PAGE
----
In Japan, a feed-in tariff (FIT) scheme for renewables was launched in July 2012. The total power capacity of newly operating renewable energy generation facilities reached 3.666 million kilowatts (kW) at the end of the first year of operation, the equivalent of three large-scale nuclear power plants, and generation capacity increased by more than 15 percent in one year.
Photovoltaic systems account for about 95 percent of newly introduced renewable energy systems. The use of solar panels is very accessible for the following reasons: any place where there’s sunlight is a potential installation site; the size of installation is highly flexible and systems are easy to install; and consensus building in the community is not required, particularly for household use.
In addition, certain government support systems helped accelerate the installation of solar power systems in Japan. For example, the Excess Electricity Purchasing Scheme for Photovoltaic (PV) Electricity, which began in November 2009, started with a relatively high buy-back price of 42 yen (equivalent to about 42 US cents) per kilowatt-hour (kWh), which was set after shifting to the FIT scheme (the rates was reduced to about 38 yen after a year), and many local governments have subsidy systems in place for the purchase of solar panels.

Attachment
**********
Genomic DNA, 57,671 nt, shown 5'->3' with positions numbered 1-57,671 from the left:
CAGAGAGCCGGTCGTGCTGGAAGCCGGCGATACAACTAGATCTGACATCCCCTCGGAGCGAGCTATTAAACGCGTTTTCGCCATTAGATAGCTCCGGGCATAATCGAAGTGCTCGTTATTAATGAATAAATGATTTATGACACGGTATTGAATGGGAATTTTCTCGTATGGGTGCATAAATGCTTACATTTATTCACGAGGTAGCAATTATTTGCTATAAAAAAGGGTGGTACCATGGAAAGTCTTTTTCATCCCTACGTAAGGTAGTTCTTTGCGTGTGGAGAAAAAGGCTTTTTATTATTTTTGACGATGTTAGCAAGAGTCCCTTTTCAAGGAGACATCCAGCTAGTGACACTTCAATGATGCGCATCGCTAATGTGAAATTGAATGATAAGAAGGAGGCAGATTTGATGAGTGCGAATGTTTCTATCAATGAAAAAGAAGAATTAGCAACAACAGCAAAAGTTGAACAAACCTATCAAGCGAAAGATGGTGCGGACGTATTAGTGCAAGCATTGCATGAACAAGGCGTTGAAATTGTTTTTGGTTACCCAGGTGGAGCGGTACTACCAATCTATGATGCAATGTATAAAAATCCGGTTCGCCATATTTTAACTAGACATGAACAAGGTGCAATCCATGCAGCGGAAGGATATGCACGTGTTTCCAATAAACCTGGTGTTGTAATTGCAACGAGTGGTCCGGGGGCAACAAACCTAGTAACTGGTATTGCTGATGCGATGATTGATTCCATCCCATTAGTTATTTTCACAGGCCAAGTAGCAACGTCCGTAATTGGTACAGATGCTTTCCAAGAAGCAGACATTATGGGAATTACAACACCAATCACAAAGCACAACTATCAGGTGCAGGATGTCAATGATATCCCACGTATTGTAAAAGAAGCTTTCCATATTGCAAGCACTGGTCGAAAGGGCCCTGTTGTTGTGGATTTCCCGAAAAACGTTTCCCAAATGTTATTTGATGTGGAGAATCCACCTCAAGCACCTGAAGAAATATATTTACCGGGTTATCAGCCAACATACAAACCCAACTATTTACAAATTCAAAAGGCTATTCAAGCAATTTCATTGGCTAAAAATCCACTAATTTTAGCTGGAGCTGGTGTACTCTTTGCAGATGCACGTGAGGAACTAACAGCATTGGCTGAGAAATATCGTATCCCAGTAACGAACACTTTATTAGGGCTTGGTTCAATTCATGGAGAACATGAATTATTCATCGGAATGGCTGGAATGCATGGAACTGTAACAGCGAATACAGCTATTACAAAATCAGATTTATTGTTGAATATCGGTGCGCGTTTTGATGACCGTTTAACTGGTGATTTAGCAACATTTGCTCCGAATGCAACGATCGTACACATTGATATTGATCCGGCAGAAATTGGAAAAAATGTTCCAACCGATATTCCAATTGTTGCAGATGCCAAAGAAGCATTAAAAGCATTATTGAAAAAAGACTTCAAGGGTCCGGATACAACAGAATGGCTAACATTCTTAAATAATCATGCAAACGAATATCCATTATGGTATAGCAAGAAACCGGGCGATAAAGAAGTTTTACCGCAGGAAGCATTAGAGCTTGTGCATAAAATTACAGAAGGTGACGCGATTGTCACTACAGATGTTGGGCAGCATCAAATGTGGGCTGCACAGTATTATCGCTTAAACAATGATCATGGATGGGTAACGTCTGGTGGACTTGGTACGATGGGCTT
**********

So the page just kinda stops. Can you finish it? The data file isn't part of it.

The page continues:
According to a news release by the Yano Research Institute, Japan will rank first in the world in terms of installed PV power generation by the end of FY2013. The institute’s report, “Solar Photovoltaic System Market in Japan: Key Research Findings 2013,” says that the market size of domestic PV systems in FY2012 exceeded one trillion yen for the first time, at 1.3198 trillion yen (about $13.5 billion), which was an increase of 80 percent compared to the previous year.
In Japan, the share of PV systems for residential use accounted for about 80 percent of the total amount of PV systems installed in the past. Looking at newly installed PV systems one year after the introduction of the FIT scheme in 2012, the generation capacity is 1.379 million kW for residential use and 2.12 million kW for non-residential use. This shows that there has been a significant increase in both public and industrial use, combined with the installation of mega-solar power plants with an output of more than 1 MW.
This is a faster pace than initially expected by the Ministry of Economy, Trade and Industry (METI), which had installed PV systems with a total generation capacity of 2 million kW by March 2013. However, solar power generation has its drawbacks: a higher cost of about 30 to 45 yen per kWh (about 30 to 46 U.S. cents) and a lower facility utilization rate compared to other power sources. Even from an international viewpoint,
solar power generation still has high costs of equipment and installation; therefore, further technical developments are hoped for.